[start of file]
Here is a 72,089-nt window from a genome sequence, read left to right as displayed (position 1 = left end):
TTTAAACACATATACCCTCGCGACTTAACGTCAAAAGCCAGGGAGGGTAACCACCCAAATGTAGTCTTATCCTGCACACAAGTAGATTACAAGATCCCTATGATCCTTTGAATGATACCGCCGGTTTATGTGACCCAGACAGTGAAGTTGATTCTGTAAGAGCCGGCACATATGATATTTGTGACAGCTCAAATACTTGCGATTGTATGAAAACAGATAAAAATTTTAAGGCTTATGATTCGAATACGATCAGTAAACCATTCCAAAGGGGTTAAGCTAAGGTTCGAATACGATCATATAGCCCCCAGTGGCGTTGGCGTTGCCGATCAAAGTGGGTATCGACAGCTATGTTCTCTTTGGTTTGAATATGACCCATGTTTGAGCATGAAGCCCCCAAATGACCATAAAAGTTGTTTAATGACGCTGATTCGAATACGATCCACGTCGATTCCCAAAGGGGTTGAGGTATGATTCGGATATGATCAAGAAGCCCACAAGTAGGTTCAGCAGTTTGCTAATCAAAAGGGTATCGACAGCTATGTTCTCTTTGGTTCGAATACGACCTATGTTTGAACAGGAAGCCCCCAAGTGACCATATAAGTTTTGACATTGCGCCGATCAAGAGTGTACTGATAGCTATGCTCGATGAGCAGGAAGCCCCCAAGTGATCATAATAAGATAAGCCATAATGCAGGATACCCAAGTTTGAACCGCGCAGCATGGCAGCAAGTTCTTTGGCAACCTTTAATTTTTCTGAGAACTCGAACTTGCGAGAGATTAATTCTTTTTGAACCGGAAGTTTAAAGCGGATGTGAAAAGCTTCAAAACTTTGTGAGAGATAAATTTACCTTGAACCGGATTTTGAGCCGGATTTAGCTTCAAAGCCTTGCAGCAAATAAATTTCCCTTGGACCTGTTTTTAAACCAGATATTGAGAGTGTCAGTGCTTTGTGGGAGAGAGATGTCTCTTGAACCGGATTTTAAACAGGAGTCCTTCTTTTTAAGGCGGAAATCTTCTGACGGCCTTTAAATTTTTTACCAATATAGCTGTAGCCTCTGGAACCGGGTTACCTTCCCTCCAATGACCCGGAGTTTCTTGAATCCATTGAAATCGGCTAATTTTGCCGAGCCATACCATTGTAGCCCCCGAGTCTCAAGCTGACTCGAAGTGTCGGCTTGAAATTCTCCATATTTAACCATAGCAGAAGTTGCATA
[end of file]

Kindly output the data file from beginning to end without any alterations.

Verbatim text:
Here is a 72,089-nt window from a genome sequence, read left to right as displayed (position 1 = left end):
TTTAAACACATATACCCTCGCGACTTAACGTCAAAAGCCAGGGAGGGTAACCACCCAAATGTAGTCTTATCCTGCACACAAGTAGATTACAAGATCCCTATGATCCTTTGAATGATACCGCCGGTTTATGTGACCCAGACAGTGAAGTTGATTCTGTAAGAGCCGGCACATATGATATTTGTGACAGCTCAAATACTTGCGATTGTATGAAAACAGATAAAAATTTTAAGGCTTATGATTCGAATACGATCAGTAAACCATTCCAAAGGGGTTAAGCTAAGGTTCGAATACGATCATATAGCCCCCAGTGGCGTTGGCGTTGCCGATCAAAGTGGGTATCGACAGCTATGTTCTCTTTGGTTTGAATATGACCCATGTTTGAGCATGAAGCCCCCAAATGACCATAAAAGTTGTTTAATGACGCTGATTCGAATACGATCCACGTCGATTCCCAAAGGGGTTGAGGTATGATTCGGATATGATCAAGAAGCCCACAAGTAGGTTCAGCAGTTTGCTAATCAAAAGGGTATCGACAGCTATGTTCTCTTTGGTTCGAATACGACCTATGTTTGAACAGGAAGCCCCCAAGTGACCATATAAGTTTTGACATTGCGCCGATCAAGAGTGTACTGATAGCTATGCTCGATGAGCAGGAAGCCCCCAAGTGATCATAATAAGATAAGCCATAATGCAGGATACCCAAGTTTGAACCGCGCAGCATGGCAGCAAGTTCTTTGGCAACCTTTAATTTTTCTGAGAACTCGAACTTGCGAGAGATTAATTCTTTTTGAACCGGAAGTTTAAAGCGGATGTGAAAAGCTTCAAAACTTTGTGAGAGATAAATTTACCTTGAACCGGATTTTGAGCCGGATTTAGCTTCAAAGCCTTGCAGCAAATAAATTTCCCTTGGACCTGTTTTTAAACCAGATATTGAGAGTGTCAGTGCTTTGTGGGAGAGAGATGTCTCTTGAACCGGATTTTAAACAGGAGTCCTTCTTTTTAAGGCGGAAATCTTCTGACGGCCTTTAAATTTTTTACCAATATAGCTGTAGCCTCTGGAACCGGGTTACCTTCCCTCCAATGACCCGGAGTTTCTTGAATCCATTGAAATCGGCTAATTTTGCCGAGCCATACCATTGTAGCCCCCGAGTCTCAAGCTGACTCGAAGTGTCGGCTTGAAATTCTCCATATTTAACCATAGCAGAAGTTGCATA